Since I did not have 6 hours to dedicate for this recipe I had to deviate from the instructions. I followed the 1st step then proceeded to the second step and placed the vessel into the cold oven, which was set to 300°. After 2 hours of braising the meat I decided that I could benefit from a short nap. I left the kitchen and parked myself on the couch, making sure the timer is close by. When I woke up….Yes, you’ve guessed it; I did not hear when the timer went off. It was 3:40am!!!!@#$#@@?#. I rushed to the kitchen to retrieve my precious darling from the oven. I was in luck as my oven was 50° off. So all this time without knowing it the braised lamb had perfect environment (low and slow at 250°). The lamb was not overcooked (surprise!) and delicious.
I thought it was going to be a short post of gratitude not more. Again thank you for everything you are doing.
First let me start by saying...THANK YOU RIGHT BACK :-) We are thrilled that you are enjoying the school and it was kind of you to say so.
Now to answer your questions:
1- Braising can technically be done at any temperature. Here is a link to a bit more info about this. Also both the Combination Cooking and Braising Lesson go into this in a bit more detail.
2- The marinating period just gives the meat even more time to absorb the flavor of the marinade. They sort of get to just hang out and become friends :-)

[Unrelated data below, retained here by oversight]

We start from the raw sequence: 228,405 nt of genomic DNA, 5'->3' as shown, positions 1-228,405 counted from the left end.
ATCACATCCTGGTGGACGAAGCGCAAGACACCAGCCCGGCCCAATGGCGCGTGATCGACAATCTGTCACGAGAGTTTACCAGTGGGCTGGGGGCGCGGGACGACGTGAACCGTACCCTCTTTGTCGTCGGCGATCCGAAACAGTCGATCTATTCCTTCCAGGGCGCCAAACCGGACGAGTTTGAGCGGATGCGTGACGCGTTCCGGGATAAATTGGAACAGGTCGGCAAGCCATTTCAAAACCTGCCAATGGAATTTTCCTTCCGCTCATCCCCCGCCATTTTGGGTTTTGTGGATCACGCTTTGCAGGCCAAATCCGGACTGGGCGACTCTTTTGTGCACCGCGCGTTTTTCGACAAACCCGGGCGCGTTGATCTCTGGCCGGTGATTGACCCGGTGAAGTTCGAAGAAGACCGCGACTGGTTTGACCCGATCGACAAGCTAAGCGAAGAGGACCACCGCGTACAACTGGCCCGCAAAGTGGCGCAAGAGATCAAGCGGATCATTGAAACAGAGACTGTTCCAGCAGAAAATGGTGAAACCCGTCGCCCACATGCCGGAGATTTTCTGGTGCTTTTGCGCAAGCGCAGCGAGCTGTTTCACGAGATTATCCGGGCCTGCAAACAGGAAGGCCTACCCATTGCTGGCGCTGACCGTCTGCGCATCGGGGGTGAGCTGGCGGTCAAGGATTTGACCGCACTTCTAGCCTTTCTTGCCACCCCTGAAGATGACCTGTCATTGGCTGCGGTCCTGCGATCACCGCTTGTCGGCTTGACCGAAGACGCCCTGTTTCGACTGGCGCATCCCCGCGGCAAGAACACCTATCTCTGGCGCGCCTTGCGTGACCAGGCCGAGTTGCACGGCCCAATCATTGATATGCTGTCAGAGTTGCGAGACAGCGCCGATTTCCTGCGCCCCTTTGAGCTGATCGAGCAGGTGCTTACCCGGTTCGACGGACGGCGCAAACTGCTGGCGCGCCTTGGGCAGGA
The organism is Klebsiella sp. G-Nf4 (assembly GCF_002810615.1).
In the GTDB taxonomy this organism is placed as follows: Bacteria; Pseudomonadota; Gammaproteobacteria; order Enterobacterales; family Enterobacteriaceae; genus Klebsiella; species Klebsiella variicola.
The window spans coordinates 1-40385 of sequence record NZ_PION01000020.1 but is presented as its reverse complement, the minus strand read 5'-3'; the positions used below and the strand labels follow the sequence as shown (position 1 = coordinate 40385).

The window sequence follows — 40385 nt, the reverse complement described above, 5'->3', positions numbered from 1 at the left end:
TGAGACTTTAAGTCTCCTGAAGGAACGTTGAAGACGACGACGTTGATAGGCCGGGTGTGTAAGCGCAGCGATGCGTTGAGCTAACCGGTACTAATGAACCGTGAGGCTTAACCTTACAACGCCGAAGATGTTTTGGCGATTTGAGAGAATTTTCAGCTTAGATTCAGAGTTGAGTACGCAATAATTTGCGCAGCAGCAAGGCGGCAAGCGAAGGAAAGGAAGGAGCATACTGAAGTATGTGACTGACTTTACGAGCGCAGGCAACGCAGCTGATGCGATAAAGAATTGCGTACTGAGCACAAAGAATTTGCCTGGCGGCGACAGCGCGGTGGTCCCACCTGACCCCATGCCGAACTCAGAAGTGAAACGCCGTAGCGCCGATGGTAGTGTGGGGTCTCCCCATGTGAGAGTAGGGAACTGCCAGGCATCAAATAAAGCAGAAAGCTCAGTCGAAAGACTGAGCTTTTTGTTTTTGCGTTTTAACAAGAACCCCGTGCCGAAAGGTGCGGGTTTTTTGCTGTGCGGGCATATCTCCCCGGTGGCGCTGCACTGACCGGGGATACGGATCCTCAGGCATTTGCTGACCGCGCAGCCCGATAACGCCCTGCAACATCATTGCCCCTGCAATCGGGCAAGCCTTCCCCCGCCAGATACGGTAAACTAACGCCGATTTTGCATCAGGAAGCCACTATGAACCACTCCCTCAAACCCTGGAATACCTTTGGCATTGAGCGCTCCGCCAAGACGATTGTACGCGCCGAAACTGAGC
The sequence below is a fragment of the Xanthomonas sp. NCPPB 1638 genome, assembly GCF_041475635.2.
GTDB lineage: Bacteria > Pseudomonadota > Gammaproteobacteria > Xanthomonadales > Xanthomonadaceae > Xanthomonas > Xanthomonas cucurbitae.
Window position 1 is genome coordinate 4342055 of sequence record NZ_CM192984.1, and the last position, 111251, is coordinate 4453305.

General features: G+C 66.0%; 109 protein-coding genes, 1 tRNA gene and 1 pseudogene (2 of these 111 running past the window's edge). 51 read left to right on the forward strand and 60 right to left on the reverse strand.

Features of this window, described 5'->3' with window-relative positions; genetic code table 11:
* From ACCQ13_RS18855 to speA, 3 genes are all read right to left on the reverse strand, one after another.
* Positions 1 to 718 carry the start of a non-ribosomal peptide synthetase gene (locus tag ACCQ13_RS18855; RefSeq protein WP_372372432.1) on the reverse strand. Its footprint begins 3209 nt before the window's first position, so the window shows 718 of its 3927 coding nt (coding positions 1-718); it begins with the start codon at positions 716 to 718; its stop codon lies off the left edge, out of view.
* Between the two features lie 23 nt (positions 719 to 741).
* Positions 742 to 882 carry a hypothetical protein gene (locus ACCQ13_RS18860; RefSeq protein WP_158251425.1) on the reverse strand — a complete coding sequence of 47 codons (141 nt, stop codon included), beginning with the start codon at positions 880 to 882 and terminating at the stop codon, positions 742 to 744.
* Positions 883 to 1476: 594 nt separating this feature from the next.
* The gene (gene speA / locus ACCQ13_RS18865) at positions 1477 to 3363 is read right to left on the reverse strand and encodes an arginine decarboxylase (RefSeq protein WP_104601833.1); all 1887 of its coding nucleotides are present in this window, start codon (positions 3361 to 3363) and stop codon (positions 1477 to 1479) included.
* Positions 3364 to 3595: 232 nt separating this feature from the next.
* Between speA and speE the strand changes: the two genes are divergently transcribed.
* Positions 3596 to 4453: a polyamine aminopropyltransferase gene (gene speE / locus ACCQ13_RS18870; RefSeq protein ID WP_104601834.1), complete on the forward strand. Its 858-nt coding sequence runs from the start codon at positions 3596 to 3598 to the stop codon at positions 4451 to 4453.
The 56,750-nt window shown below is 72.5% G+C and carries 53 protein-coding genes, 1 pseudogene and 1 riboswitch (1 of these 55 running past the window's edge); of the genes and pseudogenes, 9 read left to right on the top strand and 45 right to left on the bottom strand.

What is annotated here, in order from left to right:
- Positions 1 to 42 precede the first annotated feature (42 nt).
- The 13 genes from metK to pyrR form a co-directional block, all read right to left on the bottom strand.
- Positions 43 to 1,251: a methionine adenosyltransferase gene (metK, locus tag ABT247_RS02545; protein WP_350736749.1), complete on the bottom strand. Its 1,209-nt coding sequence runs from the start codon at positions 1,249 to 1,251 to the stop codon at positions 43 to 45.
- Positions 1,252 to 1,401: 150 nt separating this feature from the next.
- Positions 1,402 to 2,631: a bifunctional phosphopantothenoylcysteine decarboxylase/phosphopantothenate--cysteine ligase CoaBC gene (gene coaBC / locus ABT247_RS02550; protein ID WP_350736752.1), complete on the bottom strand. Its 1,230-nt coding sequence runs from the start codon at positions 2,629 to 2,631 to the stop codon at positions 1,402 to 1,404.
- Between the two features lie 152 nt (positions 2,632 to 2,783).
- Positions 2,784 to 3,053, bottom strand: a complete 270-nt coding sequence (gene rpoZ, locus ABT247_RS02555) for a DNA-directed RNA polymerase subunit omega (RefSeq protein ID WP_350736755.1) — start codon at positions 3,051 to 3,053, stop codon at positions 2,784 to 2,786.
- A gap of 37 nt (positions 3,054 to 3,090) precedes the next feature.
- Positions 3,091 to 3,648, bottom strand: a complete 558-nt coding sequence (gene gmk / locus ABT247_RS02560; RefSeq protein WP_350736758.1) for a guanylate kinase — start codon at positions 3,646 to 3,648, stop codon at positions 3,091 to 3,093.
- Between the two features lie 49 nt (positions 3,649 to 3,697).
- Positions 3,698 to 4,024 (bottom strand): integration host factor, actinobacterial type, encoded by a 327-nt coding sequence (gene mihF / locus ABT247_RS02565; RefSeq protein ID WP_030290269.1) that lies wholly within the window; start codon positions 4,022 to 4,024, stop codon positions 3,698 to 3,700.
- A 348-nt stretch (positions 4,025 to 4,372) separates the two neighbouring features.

As for your results...so cute!!! Hasn't that happened to all of us. Of course we may not all have been as lucky as you seemed to be. Keep up the good work Faye and thanks again for your kind words! Cheers!
I've made a lot of the recipes here on Rouxbe, including several where braising was the cooking method, and they have all been fantastic...up until this one. The recipe itself is simple and the preparation straight-forward, so I don't think I did anything wrong, but I was underwhelmed with the flavor this dish. The wine overpowered almost everything else and I was left wondering if it might not be better to use 750 ml of stock in place of one of the bottles of wine?
I read the other comments here before I made this dish and noted that one of the staff indicated not to use a big Napa cab, so I decide on two bottles of good quality French Burgundy....a wine that I cellar and drink fairly regularly, so I'm confident that it wasn't a wine quality issue.
Just to be clear - I'm not complaining, just relaying my experience. Perhaps it's just a matter of taste. Whatever the case, I've been very satisfied with my Rouxbe membership and want to thank you all for the incredible job you do here.
Cheers - Jeff
This is an old Portuguese Grandma's recipe which is meant to be simple in flavor and process. I have made several times and enjoyed it. Although, once I used a wine that did not seem to do the dish justice. Next time, you may want to try using a bit of stock. That's the beauty of knowing the techniques behind cooking methods such as Braising and Combination Cooking you are then free to make your own tweaks.
Thanks for feedback Jeff, it's very much appreciated. Keep up the great work. Cheers!